Well, last week was a bear. A big, mean, growly bear. But we made it through (mostly) unscathed.
Emily is a member of the advanced choir and a freshman cheerleader at her high school. And last week the choir had their spring Broadway production at the local theater, AND cheerleader tryouts were held at the school. Why these two things ended up scheduled the same week is beyond me, but it made for a very stressful 7 days at our house.
Emi came through it with flying colors, making the JV cheer squad, knocking her musical endeavors out of the park (she was fabulous!!!!) and even making an A on a math test. I wish I could tell you all of this was done effortlessly and without any stress or tears, but unfortunately there were plenty of both. Rehearsals for the show started Monday and ran through Wednesday from 5pm until 9:30 pm every night, with the show taking place Thursday and Friday nights. Cheer clinic started Wednesday right after school until 5pm and ran through Saturday with tryouts on Sunday afternoon. There was stress. And there were tears. But we lived through it.
For those of you not familiar with theater lingo, the Green Room is the room closest to the stage, where performers hang out just before entering the stage for their part of the show. There are usually couches, maybe a refrigerator, tables, and hopefully a bathroom nearby. In my teeny pea-brain, I thought I'd be calming nerves and encouraging the teen performers before they went onstage.
Au contraire mon frere!
Turns out, my job was to keep 60-70 teens quiet so they wouldn't disturb the performers who were already onstage. I was also responsible for keeping them from eating, using cell phones or leaving the building. For over 4 hours I did this, both for rehearsal, and then again for one night of the show. (Friday night I was able to watch the show from a seat in the audience, thank goodness.)
So I was shocked, to say the least, at the number of disrespectful kids in that Green Room last week. And I'm not talking about kids who are in gangs, or who skip school everyday to smoke behind the gym, or kids who are on drugs. I'm talking about cheerleaders. I'm talking about athletes. I'm talking about the kids who were "raised right." And it was these kids who, when I asked them to please whisper so as not to distract the other teens who were performing at that moment, they would look at me, then go right on talking even louder than before. Or, my favorite of the week, when I asked one particular girl to please "sshh" she rolled her eyes and said, "Whatever."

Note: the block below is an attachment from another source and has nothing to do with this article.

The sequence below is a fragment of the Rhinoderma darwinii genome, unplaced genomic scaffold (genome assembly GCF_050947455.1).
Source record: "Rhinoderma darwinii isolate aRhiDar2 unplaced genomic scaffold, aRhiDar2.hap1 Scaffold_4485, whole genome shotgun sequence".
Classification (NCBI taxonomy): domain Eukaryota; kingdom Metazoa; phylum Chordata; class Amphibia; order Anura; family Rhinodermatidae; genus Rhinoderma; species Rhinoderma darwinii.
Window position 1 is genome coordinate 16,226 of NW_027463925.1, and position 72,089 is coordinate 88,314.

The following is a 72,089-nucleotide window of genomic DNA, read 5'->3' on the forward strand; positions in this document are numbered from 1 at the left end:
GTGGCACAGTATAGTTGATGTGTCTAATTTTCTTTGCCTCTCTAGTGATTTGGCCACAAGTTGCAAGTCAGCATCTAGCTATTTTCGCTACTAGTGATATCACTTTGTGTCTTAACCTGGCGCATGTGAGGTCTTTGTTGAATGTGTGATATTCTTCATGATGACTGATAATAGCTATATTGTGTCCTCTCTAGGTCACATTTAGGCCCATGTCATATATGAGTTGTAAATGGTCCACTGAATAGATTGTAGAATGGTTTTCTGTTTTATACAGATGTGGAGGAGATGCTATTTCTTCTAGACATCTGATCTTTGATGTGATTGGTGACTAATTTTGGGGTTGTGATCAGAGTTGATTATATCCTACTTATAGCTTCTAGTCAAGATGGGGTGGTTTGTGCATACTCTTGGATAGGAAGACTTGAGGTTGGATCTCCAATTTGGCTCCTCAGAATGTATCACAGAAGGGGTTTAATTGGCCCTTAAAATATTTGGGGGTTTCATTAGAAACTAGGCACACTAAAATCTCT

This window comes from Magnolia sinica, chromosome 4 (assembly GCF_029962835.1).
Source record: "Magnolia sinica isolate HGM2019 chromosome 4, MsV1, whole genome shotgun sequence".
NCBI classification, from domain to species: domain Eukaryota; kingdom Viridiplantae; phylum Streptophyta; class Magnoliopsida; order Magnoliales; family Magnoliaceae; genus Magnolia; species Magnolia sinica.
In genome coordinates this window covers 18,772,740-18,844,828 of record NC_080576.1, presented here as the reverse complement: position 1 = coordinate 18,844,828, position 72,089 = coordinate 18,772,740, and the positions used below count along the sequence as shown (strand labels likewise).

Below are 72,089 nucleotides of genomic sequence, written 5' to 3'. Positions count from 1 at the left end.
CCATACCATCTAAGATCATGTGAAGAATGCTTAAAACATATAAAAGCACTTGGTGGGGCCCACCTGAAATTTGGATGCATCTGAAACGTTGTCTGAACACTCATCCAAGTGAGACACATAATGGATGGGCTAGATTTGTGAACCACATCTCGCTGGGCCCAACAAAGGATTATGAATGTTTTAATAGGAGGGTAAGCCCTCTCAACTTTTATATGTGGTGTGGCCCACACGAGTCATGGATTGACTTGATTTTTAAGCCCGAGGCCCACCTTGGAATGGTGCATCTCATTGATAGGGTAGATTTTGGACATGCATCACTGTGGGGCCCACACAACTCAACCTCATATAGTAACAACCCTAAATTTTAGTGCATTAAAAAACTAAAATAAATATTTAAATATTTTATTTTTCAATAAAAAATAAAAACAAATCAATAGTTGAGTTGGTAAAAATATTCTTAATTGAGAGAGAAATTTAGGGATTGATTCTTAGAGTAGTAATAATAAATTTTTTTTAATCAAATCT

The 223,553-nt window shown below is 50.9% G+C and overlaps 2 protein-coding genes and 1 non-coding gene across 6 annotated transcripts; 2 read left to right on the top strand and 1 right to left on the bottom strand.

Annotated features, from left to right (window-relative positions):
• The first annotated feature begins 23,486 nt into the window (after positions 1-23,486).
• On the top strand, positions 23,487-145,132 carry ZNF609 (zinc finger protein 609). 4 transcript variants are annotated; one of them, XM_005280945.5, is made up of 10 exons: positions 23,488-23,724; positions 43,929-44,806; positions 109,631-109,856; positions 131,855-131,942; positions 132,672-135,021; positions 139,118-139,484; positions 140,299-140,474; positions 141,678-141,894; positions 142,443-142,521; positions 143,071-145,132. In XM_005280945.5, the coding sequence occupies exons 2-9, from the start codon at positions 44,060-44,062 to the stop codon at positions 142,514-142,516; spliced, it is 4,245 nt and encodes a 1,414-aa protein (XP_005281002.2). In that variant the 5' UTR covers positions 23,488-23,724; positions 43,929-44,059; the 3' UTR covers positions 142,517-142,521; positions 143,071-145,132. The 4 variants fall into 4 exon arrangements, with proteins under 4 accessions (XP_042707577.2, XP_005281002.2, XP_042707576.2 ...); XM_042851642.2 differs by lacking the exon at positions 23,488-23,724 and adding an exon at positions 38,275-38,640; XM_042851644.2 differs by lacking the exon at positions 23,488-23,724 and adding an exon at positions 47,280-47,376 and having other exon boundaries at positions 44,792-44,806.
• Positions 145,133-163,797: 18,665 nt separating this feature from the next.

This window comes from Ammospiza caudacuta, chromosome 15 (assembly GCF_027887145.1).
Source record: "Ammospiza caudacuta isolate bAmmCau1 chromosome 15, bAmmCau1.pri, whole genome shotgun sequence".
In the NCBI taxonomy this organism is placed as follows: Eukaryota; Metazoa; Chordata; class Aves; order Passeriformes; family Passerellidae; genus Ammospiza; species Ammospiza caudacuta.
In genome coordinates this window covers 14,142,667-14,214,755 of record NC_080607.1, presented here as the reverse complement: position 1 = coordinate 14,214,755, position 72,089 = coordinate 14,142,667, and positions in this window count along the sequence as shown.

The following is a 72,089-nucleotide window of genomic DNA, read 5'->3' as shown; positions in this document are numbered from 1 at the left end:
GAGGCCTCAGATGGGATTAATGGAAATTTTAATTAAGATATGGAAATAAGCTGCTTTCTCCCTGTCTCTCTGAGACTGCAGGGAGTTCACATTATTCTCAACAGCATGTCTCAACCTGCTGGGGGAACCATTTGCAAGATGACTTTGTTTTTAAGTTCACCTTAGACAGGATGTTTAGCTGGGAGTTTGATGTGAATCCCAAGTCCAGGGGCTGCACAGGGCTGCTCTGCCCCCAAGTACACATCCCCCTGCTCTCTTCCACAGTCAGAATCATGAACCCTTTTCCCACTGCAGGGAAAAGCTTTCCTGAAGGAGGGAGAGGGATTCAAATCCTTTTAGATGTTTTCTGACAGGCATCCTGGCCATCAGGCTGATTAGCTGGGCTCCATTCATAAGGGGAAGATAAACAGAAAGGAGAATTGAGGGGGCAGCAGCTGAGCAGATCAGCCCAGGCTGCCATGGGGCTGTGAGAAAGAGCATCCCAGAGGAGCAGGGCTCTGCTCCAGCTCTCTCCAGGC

I have never wanted to rip hair out of a girl's head more than I did in that very moment.
Had that been my cheerleader (yes, she is a varsity cheerleader and I know her parents) she would have been dragged out of that building kicking and screaming, and lost every single privilege she has - TV, computer, phone, etc. - for at least a month. But for her, there were no consequences. Apparently , there never are consequences for this child or for several others in that group.
While studying for my master's degree, I learned a lot about patterns of behavior and how they are established. In order to teach a child the proper way to act, you should punish bad behavior and reward good behavior. Seems simple, right? Unfortunately, however, I have been witness to many a parent reward BAD behavior.
Let me offer an example: A mom is pushing a young child in a grocery buggy. The kid says he wants that toy, or candy, or whatever. The mom tells the child no. So the kid starts whining. The mom says no. The kid starts crying, and the mom threatens the child with a spanking if he doesn't stop crying. The kid throws a fit, and then, because she is embarrassed and wants the kid to stop screaming, SHE GIVES THE KID WHAT HE WANTS. This teaches the child that the louder he cries, the more likely he will get his way.
Several years later, when that same kid starts driving, they give the kid a car. The kid wrecks the car. The parents buy him another car. This time, the kid doesn't wreck it, but he doesn't take care of it, and somehow it ends up undrivable. Those parents will give that kid yet another vehicle. Why? Because it's easier for them to just buy him something else to keep him apeased, than to teach the kid consequences.
It's hard to discipline a kid. I hate grounding Emily, because when I ground her, I'm basically grounding myself, too. But I know that it is so important to teach her that for every action, there is a consequence. The value of hard work. The importance of telling the truth. I want her to be a grown woman with morals, values and integrity. And I do my best to set a good example for her. Unfortunately, far too few adults in her life and in the lives of other kids care about being a role model and teaching through example. It's too hard. It takes too much effort. And it makes me want to scream.
By the end of my time in the Green Room, most of the kids appreciated my being there. They understood that I wasn't trying to be mean. They understood my job was to protect those who were on the stage - to keep them from being distracted by noise offstage.
But there were still a few. A handful of kids who thought it was cool to be disrespectful. To ignore authority. To not give a rat's behind about "their friends" on the stage. Teenage jerks. What an absolute shame. These kids are talented, and could offer the world so much. Instead, they are self-centered and obnoxious. I pray that someday SOMETHING will straighten them out.
But for now, I am even more grateful for the wonderful child I have raised, and who now my husband is helping me to raise. And I am proud of the young woman she is becoming.
And if I make mention to any of you that I am thinking about volunteering for Green Room duty again next year, please chain me to my house and duct tape my mouth until the show is over.